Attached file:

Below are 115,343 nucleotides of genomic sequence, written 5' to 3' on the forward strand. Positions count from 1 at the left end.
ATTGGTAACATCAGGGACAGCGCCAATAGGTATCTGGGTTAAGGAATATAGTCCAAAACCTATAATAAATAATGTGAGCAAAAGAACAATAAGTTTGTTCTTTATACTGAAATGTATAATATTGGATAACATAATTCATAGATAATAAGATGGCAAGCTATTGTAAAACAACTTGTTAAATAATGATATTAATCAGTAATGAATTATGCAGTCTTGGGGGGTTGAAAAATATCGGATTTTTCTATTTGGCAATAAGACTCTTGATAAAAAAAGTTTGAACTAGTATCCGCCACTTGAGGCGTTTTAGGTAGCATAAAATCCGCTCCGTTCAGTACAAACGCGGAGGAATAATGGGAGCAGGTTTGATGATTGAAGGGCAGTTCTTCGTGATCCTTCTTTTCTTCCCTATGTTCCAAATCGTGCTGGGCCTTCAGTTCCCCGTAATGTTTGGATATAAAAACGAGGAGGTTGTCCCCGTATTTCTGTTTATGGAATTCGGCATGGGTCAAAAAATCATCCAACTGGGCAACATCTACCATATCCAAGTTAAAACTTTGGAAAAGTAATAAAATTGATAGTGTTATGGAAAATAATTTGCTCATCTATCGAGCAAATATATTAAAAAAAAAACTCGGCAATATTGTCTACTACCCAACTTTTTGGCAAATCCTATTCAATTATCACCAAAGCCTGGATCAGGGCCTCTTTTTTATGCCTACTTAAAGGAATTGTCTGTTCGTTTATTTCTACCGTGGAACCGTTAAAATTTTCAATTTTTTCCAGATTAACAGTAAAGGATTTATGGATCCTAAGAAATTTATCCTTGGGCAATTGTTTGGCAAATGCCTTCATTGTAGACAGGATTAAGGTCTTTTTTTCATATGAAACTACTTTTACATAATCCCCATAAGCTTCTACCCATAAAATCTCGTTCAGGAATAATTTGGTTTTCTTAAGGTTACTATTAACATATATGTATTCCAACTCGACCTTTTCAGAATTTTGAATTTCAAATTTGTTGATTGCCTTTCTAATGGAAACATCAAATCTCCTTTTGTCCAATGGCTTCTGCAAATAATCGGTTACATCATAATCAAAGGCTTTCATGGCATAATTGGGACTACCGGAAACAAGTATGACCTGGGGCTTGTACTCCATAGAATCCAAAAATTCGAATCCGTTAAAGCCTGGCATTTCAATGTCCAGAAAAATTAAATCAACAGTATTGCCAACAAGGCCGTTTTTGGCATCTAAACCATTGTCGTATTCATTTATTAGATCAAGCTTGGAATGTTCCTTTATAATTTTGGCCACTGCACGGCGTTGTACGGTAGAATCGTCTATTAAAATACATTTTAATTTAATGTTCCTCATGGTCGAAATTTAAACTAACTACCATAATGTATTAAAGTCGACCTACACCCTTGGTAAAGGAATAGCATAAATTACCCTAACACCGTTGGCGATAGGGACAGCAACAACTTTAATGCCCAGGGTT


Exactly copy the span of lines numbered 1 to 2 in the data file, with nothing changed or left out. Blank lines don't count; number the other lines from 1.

Below are 115,343 nucleotides of genomic sequence, written 5' to 3' on the forward strand. Positions count from 1 at the left end.
ATTGGTAACATCAGGGACAGCGCCAATAGGTATCTGGGTTAAGGAATATAGTCCAAAACCTATAATAAATAATGTGAGCAAAAGAACAATAAGTTTGTTCTTTATACTGAAATGTATAATATTGGATAACATAATTCATAGATAATAAGATGGCAAGCTATTGTAAAACAACTTGTTAAATAATGATATTAATCAGTAATGAATTATGCAGTCTTGGGGGGTTGAAAAATATCGGATTTTTCTATTTGGCAATAAGACTCTTGATAAAAAAAGTTTGAACTAGTATCCGCCACTTGAGGCGTTTTAGGTAGCATAAAATCCGCTCCGTTCAGTACAAACGCGGAGGAATAATGGGAGCAGGTTTGATGATTGAAGGGCAGTTCTTCGTGATCCTTCTTTTCTTCCCTATGTTCCAAATCGTGCTGGGCCTTCAGTTCCCCGTAATGTTTGGATATAAAAACGAGGAGGTTGTCCCCGTATTTCTGTTTATGGAATTCGGCATGGGTCAAAAAATCATCCAACTGGGCAACATCTACCATATCCAAGTTAAAACTTTGGAAAAGTAATAAAATTGATAGTGTTATGGAAAATAATTTGCTCATCTATCGAGCAAATATATTAAAAAAAAAACTCGGCAATATTGTCTACTACCCAACTTTTTGGCAAATCCTATTCAATTATCACCAAAGCCTGGATCAGGGCCTCTTTTTTATGCCTACTTAAAGGAATTGTCTGTTCGTTTATTTCTACCGTGGAACCGTTAAAATTTTCAATTTTTTCCAGATTAACAGTAAAGGATTTATGGATCCTAAGAAATTTATCCTTGGGCAATTGTTTGGCAAATGCCTTCATTGTAGACAGGATTAAGGTCTTTTTTTCATATGAAACTACTTTTACATAATCCCCATAAGCTTCTACCCATAAAATCTCGTTCAGGAATAATTTGGTTTTCTTAAGGTTACTATTAACATATATGTATTCCAACTCGACCTTTTCAGAATTTTGAATTTCAAATTTGTTGATTGCCTTTCTAATGGAAACATCAAATCTCCTTTTGTCCAATGGCTTCTGCAAATAATCGGTTACATCATAATCAAAGGCTTTCATGGCATAATTGGGACTACCGGAAACAAGTATGACCTGGGGCTTGTACTCCATAGAATCCAAAAATTCGAATCCGTTAAAGCCTGGCATTTCAATGTCCAGAAAAATTAAATCAACAGTATTGCCAACAAGGCCGTTTTTGGCATCTAAACCATTGTCGTATTCATTTATTAGATCAAGCTTGGAATGTTCCTTTATAATTTTGGCCACTGCACGGCGTTGTACGGTAGAATCGTCTATTAAAATACATTTTAATTTAATGTTCCTCATGGTCGAAATTTAAACTAACTACCATAATGTATTAAAGTCGACCTACACCCTTGGTAAAGGAATAGCATAAATTACCCTAACACCGTTGGCGATAGGGACAGCAACAACTTTAATGCCCAGGGTT